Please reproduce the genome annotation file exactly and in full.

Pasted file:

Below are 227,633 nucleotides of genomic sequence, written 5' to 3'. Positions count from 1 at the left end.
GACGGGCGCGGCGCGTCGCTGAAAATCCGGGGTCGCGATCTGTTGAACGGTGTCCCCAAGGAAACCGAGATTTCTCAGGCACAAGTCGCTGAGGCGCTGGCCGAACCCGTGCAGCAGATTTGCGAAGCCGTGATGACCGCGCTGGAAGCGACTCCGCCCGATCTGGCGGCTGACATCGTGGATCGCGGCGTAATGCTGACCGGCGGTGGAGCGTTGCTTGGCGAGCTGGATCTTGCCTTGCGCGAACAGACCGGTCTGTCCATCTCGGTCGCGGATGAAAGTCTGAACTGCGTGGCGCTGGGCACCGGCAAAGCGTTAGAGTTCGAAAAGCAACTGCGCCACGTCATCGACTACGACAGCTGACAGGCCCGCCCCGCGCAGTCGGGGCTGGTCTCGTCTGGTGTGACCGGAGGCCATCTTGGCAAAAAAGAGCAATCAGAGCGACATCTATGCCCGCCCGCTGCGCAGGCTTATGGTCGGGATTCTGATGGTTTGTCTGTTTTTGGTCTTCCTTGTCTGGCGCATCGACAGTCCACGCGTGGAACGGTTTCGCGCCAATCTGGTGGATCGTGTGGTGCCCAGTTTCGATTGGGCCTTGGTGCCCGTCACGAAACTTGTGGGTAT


Below are 227,633 nucleotides of genomic sequence, written 5' to 3'. Positions count from 1 at the left end.
GACGGGCGCGGCGCGTCGCTGAAAATCCGGGGTCGCGATCTGTTGAACGGTGTCCCCAAGGAAACCGAGATTTCTCAGGCACAAGTCGCTGAGGCGCTGGCCGAACCCGTGCAGCAGATTTGCGAAGCCGTGATGACCGCGCTGGAAGCGACTCCGCCCGATCTGGCGGCTGACATCGTGGATCGCGGCGTAATGCTGACCGGCGGTGGAGCGTTGCTTGGCGAGCTGGATCTTGCCTTGCGCGAACAGACCGGTCTGTCCATCTCGGTCGCGGATGAAAGTCTGAACTGCGTGGCGCTGGGCACCGGCAAAGCGTTAGAGTTCGAAAAGCAACTGCGCCACGTCATCGACTACGACAGCTGACAGGCCCGCCCCGCGCAGTCGGGGCTGGTCTCGTCTGGTGTGACCGGAGGCCATCTTGGCAAAAAAGAGCAATCAGAGCGACATCTATGCCCGCCCGCTGCGCAGGCTTATGGTCGGGATTCTGATGGTTTGTCTGTTTTTGGTCTTCCTTGTCTGGCGCATCGACAGTCCACGCGTGGAACGGTTTCGCGCCAATCTGGTGGATCGTGTGGTGCCCAGTTTCGATTGGGCCTTGGTGCCCGTCACGAAACTTGTGGGTAT